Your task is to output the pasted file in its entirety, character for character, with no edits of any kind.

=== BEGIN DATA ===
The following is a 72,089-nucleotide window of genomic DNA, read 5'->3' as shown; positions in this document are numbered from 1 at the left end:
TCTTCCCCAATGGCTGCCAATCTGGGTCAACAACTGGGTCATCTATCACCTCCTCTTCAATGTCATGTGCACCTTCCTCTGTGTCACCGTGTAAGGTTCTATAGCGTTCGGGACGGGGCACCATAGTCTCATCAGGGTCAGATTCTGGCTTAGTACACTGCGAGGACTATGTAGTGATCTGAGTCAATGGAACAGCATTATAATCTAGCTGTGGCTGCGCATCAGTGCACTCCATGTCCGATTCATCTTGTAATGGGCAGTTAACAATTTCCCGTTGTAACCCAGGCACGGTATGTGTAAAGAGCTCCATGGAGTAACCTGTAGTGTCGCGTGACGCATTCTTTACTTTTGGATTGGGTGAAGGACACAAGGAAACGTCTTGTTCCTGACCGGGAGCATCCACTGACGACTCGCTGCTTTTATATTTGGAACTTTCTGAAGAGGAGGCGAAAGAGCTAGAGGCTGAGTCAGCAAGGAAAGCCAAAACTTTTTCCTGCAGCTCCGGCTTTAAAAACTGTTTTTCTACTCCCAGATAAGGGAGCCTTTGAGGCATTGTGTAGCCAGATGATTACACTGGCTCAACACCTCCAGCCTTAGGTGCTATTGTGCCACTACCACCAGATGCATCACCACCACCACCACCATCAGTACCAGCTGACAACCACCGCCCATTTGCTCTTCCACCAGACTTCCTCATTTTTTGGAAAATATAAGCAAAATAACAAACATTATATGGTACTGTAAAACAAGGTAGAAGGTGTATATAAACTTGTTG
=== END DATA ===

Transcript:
The following is a 72,089-nucleotide window of genomic DNA, read 5'->3' as shown; positions in this document are numbered from 1 at the left end:
TCTTCCCCAATGGCTGCCAATCTGGGTCAACAACTGGGTCATCTATCACCTCCTCTTCAATGTCATGTGCACCTTCCTCTGTGTCACCGTGTAAGGTTCTATAGCGTTCGGGACGGGGCACCATAGTCTCATCAGGGTCAGATTCTGGCTTAGTACACTGCGAGGACTATGTAGTGATCTGAGTCAATGGAACAGCATTATAATCTAGCTGTGGCTGCGCATCAGTGCACTCCATGTCCGATTCATCTTGTAATGGGCAGTTAACAATTTCCCGTTGTAACCCAGGCACGGTATGTGTAAAGAGCTCCATGGAGTAACCTGTAGTGTCGCGTGACGCATTCTTTACTTTTGGATTGGGTGAAGGACACAAGGAAACGTCTTGTTCCTGACCGGGAGCATCCACTGACGACTCGCTGCTTTTATATTTGGAACTTTCTGAAGAGGAGGCGAAAGAGCTAGAGGCTGAGTCAGCAAGGAAAGCCAAAACTTTTTCCTGCAGCTCCGGCTTTAAAAACTGTTTTTCTACTCCCAGATAAGGGAGCCTTTGAGGCATTGTGTAGCCAGATGATTACACTGGCTCAACACCTCCAGCCTTAGGTGCTATTGTGCCACTACCACCAGATGCATCACCACCACCACCACCATCAGTACCAGCTGACAACCACCGCCCATTTGCTCTTCCACCAGACTTCCTCATTTTTTGGAAAATATAAGCAAAATAACAAACATTATATGGTACTGTAAAACAAGGTAGAAGGTGTATATAAACTTGTTG